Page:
Black people play a large role in the history of the United States and yet their contributions are downplayed. Exploring resources related to Black culture and history helps us understand the valuable role they played in shaping America.
Why We Can't Wait by Martin Luther King Jr.n 1963, Birmingham, Alabama, was perhaps the most racially segregated city in the United States. The campaign launched by Dr. Martin Luther King, Jr., and the Civil Rights movement on the segregated streets of Birmingham demonstrated to the world the power of nonviolent direct action.
In this remarkable book—winner of the Nobel Peace Prize—Dr. King recounts the story of Birmingham in vivid detail, tracing the history of the struggle for civil rights back to its beginnings three centuries ago and looking to the future, assessing the work to be done beyond Birmingham to bring about full equality for African Americans. Above all, Dr. King offers an eloquent and penetrating analysis of the events and pressures that propelled the Civil Rights movement from lunch counter sit-ins and prayer marches to the forefront of American consciousness.
Call Number: E185.61.K54 2000
Publication Date: 2000-01-01
The Warmth of Other Suns by Isabel WilkersonIn this epic, beautifully written masterwork, Pulitzer Prize-winning author Isabel Wilkerson chronicles one of the great untold stories of American history: the decades-long migration of black citizens who fled the South for northern and western cities, in search of a better life. From 1915 to 1970, this exodus of almost six million people changed the face of America.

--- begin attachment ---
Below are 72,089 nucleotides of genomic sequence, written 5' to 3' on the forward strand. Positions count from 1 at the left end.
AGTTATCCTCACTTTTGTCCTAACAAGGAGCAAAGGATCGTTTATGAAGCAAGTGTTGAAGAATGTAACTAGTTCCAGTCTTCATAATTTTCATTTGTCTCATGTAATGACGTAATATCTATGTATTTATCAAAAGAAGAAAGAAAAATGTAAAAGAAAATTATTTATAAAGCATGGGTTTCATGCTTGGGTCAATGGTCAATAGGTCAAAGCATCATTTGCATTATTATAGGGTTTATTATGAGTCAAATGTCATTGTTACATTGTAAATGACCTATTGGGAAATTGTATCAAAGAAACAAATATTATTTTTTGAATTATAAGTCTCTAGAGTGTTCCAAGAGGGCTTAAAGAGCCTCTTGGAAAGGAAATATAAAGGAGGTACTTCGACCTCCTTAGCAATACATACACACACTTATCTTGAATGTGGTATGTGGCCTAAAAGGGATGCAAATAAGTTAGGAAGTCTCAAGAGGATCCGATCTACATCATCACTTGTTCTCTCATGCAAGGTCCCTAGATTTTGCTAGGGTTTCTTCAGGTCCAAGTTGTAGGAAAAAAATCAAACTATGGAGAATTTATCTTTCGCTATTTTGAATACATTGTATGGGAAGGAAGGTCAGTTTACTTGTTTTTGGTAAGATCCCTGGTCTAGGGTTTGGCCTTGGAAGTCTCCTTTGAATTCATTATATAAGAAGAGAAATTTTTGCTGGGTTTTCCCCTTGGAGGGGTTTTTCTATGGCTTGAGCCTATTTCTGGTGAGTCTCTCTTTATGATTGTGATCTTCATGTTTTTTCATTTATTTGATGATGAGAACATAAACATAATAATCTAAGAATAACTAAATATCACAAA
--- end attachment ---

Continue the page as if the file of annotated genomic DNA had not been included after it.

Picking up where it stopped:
Call Number: E185.6.W685 2010
Publication Date: 2010-09-07
I'm Still Here by Austin Channing BrownThe author's first encounter with a racialized America came at age seven, when her parents told her they named her Austin to deceive future employers into thinking she was a white man. She grew up in majority-white schools, organizations, and churches, and has spent her life navigating America's racial divide as a writer, a speaker, and an expert helping organizations practice genuine inclusion. While so many institutions claim to value diversity in their mission statements, many fall short of matching actions to words. Brown highlights how white middle-class evangelicalism has participated in the rise of racial hostility, and encourages the reader to confront apathy and recognize God's ongoing work in the world.
Call Number: E185.615.B7335 2018
Publication Date: 2018-05-15
When They Call You a Terrorist by Patrisse Khan-Cullors; asha bandele; Angela Davis (Foreword by)From one of the co-founders of the Black Lives Matter movement comes a poetic memoir and reflection on humanity. Necessary and timely, Patrisse Cullors' story asks us to remember that protest in the interest of the most vulnerable comes from love. Leaders of the Black Lives Matter movement have been called terrorists, a threat to America. But in truth, they are loving women whose life experiences have led them to seek justice for those victimized by the powerful. In this meaningful, empowering account of survival, strength, and resilience, Patrisse Cullors and asha bandele seek to change the culture that declares innocent black life expendable.
Call Number: E185.97.K43A3 2018
Publication Date: 2018-01-16
The Condemnation of Blackness by Khalil Gibran MuhammadChronicling the emergence of deeply embedded notions of black people as a dangerous race of criminals by explicit contrast to working-class whites and European immigrants, this book reveals the influence such ideas have had on urban development and social policies.
Call Number: HV6197.U6M85 2010
Publication Date: 2010-02-15
Films available through Penn State Libraries
Click the title to view the films through the Penn State Libraries or view the trailers on this page by clicking the videos below.
The 1619 Project is an ongoing initiative from The New York Times Magazine that began in August 2019, the 400th anniversary of the beginning of American slavery. It aims to reframe the country’s history by placing the consequences of slavery and the contributions of black Americans at the very center of our national narrative.